Cynicism and anger over aggressive law enforcement strategies, and a pervasive “no-snitching” culture, create a wall of resistance to cooperating with police that can only be broken when authorities step up efforts “to make high-risk places demonstrably safer,” according to a study by two criminologists.
Summing up their findings from interviews with 50 young African-American males in two violence-plagued New York neighborhoods, the study authors traced reluctance to cooperate with police on investigations of gun violence to neighborhood codes that punish informants, cynicism about police motives, and a conviction that the youths had to settle their inter-personal disputes without police interference.
The interviewees were chosen because they were individuals most at risk of being victims or perpetrators of gun violence, and whose cooperation was crucial to solving shooting investigations. All were between the ages of 18-29.
“Crime scene investigators frequently express tremendous frustration after tirelessly canvassing for potential witnesses in urban areas characterized by low fatal and nonfatal shooting clearance rates,” wrote the co-authors, Rod K. Brunson of Northeastern University, and Brian A. Wade of Rutgers.
“The situation is worsened because most gun violence occurs in disadvantaged minority neighborhoods, typically at the hands of gang-and drug-involved individuals, (where such) shootings are least likely to be solved, and disproportionately comprise young black males as victims and offenders.”
The interviews, conducted during December 2017 in The Bronx and Brooklyn, N.Y., sought to elicit the reasons why the most at-risk individuals avoided cooperating with law enforcement.
The findings were published in the latest edition of Criminology & Public Policy, the journal of the American Society of Criminology.
This research was supported by the New York City Mayor’s Office of Criminal Justice.
Although previous studies have examined “street codes” such as the strictures against snitching, the “pragmatic reasons for withholding information” have not been the focus of research efforts, the authors said in their study, entitled “Oh Hell No, We Don’t Talk to Police.”
The title was a quote from one of the many revealing interviews described by the authors.
One interviewee, identified only as “Maurice,” summed up the prevailing ethos described by the authors:
A cop would arrest me for just being me, I got arrested for just walking, I just got arrested for a bunch of nonsense, so when it comes to cops…they will arrest you for having a pencil.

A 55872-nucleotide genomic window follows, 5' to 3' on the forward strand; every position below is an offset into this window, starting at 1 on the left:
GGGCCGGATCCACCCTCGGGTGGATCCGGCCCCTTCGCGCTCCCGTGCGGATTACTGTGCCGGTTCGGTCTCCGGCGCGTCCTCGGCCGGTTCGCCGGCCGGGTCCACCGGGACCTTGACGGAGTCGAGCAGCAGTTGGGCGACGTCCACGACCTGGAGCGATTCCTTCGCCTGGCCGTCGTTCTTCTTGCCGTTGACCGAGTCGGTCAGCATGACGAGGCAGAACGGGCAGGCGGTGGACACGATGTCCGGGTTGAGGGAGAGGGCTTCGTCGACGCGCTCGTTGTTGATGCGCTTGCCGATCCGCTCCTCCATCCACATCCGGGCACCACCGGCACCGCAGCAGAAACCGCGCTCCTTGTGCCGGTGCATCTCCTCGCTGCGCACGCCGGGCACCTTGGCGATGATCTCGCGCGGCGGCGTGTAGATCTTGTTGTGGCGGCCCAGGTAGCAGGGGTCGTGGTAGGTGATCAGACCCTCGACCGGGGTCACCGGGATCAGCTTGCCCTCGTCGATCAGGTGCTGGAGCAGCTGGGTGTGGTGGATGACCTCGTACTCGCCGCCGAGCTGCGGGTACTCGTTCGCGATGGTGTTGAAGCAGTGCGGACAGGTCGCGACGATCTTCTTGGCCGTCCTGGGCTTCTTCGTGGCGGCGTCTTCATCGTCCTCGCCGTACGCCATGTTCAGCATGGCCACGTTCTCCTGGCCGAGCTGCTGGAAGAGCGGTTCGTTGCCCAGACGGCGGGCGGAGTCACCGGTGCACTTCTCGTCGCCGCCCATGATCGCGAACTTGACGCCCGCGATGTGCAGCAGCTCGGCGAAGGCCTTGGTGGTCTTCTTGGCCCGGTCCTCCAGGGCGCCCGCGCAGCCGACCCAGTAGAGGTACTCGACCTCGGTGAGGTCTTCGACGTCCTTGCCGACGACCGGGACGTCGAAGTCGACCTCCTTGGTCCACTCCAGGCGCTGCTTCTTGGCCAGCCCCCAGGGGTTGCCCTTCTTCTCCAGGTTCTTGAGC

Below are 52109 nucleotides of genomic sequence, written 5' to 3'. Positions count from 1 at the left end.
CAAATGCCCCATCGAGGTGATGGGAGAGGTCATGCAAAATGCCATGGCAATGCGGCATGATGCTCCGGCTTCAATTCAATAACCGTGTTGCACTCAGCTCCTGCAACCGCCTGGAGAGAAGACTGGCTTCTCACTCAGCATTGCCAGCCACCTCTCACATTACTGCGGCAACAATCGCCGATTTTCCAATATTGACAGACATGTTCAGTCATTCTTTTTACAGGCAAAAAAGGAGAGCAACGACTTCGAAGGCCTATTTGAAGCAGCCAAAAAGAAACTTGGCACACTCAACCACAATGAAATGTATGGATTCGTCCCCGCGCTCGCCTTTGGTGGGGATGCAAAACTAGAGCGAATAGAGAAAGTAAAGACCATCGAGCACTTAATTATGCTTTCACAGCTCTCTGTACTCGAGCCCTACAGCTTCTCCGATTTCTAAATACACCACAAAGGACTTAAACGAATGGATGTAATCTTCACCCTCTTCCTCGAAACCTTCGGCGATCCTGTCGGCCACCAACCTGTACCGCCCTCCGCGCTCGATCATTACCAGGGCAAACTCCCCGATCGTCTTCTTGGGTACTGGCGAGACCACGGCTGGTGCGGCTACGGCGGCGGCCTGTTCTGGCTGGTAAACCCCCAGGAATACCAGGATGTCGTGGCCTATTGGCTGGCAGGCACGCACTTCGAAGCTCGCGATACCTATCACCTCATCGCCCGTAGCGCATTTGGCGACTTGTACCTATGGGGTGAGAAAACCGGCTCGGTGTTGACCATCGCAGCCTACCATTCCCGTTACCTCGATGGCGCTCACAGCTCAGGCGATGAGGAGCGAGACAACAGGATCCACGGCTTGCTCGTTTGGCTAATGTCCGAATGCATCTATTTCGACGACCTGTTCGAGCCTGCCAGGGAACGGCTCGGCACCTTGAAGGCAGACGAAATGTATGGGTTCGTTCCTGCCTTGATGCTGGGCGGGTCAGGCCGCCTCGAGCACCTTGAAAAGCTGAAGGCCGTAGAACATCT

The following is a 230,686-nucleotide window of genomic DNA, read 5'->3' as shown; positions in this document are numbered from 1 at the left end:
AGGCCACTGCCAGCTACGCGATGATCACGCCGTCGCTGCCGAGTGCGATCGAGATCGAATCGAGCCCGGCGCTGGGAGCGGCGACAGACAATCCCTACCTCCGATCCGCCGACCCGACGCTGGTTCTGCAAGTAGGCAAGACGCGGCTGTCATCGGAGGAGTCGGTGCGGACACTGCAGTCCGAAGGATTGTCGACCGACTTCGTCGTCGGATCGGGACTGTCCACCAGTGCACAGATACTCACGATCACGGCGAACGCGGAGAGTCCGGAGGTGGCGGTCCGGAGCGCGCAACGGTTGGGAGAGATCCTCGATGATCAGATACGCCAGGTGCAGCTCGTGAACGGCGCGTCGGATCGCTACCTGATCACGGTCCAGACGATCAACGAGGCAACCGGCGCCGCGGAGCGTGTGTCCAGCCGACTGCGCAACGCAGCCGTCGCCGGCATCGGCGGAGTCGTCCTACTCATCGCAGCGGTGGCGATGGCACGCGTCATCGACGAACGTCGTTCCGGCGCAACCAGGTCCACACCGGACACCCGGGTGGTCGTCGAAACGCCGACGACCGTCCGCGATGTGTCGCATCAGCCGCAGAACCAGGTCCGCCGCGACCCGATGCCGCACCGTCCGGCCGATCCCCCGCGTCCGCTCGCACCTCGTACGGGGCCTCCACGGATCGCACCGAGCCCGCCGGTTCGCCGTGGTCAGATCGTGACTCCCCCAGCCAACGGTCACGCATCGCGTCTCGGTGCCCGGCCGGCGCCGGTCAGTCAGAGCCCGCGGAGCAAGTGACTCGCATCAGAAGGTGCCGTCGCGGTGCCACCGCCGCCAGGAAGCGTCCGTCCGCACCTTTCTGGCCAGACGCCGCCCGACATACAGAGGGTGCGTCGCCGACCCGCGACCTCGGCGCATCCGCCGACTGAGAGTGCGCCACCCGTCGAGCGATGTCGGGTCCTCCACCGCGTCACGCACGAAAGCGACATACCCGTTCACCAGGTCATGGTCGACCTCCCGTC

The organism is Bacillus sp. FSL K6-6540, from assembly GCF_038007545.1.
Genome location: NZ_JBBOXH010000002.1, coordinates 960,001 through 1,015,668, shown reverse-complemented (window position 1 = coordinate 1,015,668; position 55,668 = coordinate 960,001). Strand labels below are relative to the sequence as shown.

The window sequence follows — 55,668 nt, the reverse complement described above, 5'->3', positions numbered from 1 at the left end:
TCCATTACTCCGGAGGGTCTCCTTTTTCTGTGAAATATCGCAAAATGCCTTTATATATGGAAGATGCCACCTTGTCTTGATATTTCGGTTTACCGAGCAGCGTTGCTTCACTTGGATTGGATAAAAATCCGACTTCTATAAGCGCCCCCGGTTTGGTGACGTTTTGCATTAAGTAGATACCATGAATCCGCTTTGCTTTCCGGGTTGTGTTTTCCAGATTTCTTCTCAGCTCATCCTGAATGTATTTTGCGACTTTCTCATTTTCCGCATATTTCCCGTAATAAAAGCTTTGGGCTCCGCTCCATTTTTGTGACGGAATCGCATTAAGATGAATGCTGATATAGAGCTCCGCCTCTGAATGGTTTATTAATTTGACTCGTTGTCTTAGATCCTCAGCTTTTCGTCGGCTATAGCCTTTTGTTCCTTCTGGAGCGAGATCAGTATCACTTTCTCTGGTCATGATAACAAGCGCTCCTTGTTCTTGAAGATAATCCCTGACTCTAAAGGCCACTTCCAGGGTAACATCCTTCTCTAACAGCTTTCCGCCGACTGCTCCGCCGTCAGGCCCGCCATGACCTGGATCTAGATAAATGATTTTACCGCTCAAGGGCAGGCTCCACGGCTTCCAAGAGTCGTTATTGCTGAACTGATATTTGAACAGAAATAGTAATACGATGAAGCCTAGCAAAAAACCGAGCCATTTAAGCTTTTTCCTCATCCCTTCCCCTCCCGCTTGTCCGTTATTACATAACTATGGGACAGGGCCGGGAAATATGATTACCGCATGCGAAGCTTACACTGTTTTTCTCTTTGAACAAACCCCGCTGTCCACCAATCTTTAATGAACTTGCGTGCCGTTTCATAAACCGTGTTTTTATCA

The cynicism about police motives was compounded by recurring reports from around the country about police misconduct and officer-involved shootings.
Another interviewee said police came into his house after receiving a phone call that he tried to stab his mother (which he called a lie).
“They came in and restrained me and they bust[ed] my head on the corner of the door in my house,” he told the interviewers. “They banged my head twice but the first time it didn’t bust. The second time it did.”
Fear of retaliation from peers was another reason for keeping the police at arm’s length.
“Citizens who supply the police with information about criminal activity are susceptible not only to the application of the stigmatizing label but also to serious physical injury,” said the study’s authors.
The study added that even though “residents of high-crime neighborhoods are overwhelmingly law-abiding,” many may have “compelling reasons” to refrain from cooperating with cops—reasons that don’t necessarily adhere to anti-snitching codes.
“Violent offending networks brazenly use fear, intimidation, and brutality to assure that ‘decent’ residents will prudently weigh the costs of cooperating with the police,” said the authors.
Distrust of cops by African Americans is well documented. In a 2016 survey, the Pew Research Center found that 75 percent of whites think the police in their communities do an “excellent or good job” in using “the right amount of force for each situation,” but just 33 percent of blacks shared that opinion.
According to the authors, the most successful strategies for winning local cooperation and developing police legitimacy were those built on pro-active efforts to prevent or intervene in gun violence.
Deterrence-oriented models to reduce gun violence such as call-in meetings, in which community leaders can give “compassionate messages of support (e.g., through the promise of tailored social services), and credible threats of swift action by law enforcement representatives against those who refuse to abstain from violence have worked in many cities across the U.S.
The authors called on policymakers to divert more resources to such approaches.
Another strategy that could produce results was to step up investigations of non-fatal shootings.
“This is a worthwhile investment because not only do nonfatal incidents represent most shootings, but they also consistently produce untold residual violence, fear, and disorder, collectively undercutting police effectiveness,” the authors said.
TCR News intern Brian Demo contributed to this summary.